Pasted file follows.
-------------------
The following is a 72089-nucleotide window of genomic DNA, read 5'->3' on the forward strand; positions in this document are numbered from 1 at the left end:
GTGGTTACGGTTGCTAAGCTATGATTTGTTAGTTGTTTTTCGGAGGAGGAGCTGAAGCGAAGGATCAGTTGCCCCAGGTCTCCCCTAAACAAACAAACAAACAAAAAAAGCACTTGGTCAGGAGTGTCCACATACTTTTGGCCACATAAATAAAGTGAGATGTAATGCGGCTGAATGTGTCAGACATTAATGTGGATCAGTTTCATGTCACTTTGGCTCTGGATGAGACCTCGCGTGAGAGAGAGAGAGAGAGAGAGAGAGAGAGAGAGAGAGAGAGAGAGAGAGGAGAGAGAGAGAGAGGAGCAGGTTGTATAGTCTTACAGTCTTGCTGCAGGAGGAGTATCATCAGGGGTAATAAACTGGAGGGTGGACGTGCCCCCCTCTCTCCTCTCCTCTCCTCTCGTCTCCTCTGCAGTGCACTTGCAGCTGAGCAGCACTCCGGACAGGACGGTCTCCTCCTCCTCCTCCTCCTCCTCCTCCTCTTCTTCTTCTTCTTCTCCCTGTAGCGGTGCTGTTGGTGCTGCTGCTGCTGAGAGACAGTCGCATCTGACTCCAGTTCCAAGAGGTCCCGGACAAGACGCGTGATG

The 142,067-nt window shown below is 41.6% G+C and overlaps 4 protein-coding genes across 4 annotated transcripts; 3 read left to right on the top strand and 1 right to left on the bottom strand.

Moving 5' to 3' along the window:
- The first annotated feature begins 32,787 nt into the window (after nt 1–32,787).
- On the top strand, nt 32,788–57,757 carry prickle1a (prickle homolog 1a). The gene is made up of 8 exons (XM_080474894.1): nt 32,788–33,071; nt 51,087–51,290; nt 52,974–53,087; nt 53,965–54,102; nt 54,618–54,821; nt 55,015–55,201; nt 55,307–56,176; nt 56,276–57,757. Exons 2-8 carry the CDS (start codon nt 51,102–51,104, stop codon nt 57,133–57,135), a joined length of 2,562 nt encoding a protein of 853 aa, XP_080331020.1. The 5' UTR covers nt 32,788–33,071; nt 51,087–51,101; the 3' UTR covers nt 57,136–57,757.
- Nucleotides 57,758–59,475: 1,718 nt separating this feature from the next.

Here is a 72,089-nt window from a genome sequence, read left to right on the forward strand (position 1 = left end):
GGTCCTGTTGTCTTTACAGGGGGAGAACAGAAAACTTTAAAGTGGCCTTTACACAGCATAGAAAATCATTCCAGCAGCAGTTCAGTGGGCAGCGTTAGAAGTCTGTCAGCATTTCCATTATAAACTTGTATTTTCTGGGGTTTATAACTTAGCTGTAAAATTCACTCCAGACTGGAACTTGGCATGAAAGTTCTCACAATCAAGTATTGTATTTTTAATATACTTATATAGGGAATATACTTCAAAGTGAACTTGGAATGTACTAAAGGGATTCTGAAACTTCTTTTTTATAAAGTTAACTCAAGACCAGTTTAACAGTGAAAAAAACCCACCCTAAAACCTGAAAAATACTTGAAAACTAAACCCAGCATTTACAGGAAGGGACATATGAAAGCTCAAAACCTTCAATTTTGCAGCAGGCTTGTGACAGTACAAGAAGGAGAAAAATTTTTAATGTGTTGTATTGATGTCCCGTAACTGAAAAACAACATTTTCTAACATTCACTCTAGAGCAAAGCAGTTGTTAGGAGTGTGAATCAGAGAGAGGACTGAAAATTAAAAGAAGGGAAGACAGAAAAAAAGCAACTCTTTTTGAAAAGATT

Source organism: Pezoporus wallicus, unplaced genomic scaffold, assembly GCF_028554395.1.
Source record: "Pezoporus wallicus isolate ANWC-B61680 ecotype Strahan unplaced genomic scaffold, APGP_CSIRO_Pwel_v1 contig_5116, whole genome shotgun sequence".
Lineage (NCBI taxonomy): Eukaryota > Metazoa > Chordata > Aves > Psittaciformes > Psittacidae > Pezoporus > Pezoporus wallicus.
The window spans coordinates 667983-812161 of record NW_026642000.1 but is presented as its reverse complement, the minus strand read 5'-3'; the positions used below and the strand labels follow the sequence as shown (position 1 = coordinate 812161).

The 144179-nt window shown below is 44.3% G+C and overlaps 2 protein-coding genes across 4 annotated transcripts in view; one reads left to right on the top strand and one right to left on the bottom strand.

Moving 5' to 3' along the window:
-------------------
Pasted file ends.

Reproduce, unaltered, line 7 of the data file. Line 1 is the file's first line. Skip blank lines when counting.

- Nucleotides 57,758–59,475: 1,718 nt separating this feature from the next.